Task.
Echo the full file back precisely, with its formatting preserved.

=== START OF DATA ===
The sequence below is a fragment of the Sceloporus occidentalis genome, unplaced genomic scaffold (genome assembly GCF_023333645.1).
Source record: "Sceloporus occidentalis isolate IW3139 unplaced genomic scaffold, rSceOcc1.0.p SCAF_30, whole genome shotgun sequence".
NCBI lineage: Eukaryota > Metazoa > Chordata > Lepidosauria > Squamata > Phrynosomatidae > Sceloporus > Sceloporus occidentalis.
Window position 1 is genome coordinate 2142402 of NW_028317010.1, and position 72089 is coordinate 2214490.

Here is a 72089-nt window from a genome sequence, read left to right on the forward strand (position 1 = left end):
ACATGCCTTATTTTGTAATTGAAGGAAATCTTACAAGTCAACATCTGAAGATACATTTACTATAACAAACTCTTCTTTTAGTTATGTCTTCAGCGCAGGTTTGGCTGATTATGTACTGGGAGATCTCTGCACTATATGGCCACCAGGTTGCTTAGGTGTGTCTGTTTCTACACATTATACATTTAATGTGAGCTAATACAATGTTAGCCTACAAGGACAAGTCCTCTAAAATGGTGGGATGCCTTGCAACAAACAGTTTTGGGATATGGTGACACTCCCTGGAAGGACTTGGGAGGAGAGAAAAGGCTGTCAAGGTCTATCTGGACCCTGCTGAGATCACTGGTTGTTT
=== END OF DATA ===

The sequence below is a fragment of the Sceloporus occidentalis genome, unplaced genomic scaffold (genome assembly GCF_023333645.1).
Source record: "Sceloporus occidentalis isolate IW3139 unplaced genomic scaffold, rSceOcc1.0.p SCAF_30, whole genome shotgun sequence".
NCBI lineage: Eukaryota > Metazoa > Chordata > Lepidosauria > Squamata > Phrynosomatidae > Sceloporus > Sceloporus occidentalis.
Window position 1 is genome coordinate 2142402 of NW_028317010.1, and position 72089 is coordinate 2214490.

Here is a 72089-nt window from a genome sequence, read left to right on the forward strand (position 1 = left end):
ACATGCCTTATTTTGTAATTGAAGGAAATCTTACAAGTCAACATCTGAAGATACATTTACTATAACAAACTCTTCTTTTAGTTATGTCTTCAGCGCAGGTTTGGCTGATTATGTACTGGGAGATCTCTGCACTATATGGCCACCAGGTTGCTTAGGTGTGTCTGTTTCTACACATTATACATTTAATGTGAGCTAATACAATGTTAGCCTACAAGGACAAGTCCTCTAAAATGGTGGGATGCCTTGCAACAAACAGTTTTGGGATATGGTGACACTCCCTGGAAGGACTTGGGAGGAGAGAAAAGGCTGTCAAGGTCTATCTGGACCCTGCTGAGATCACTGGTTGTTT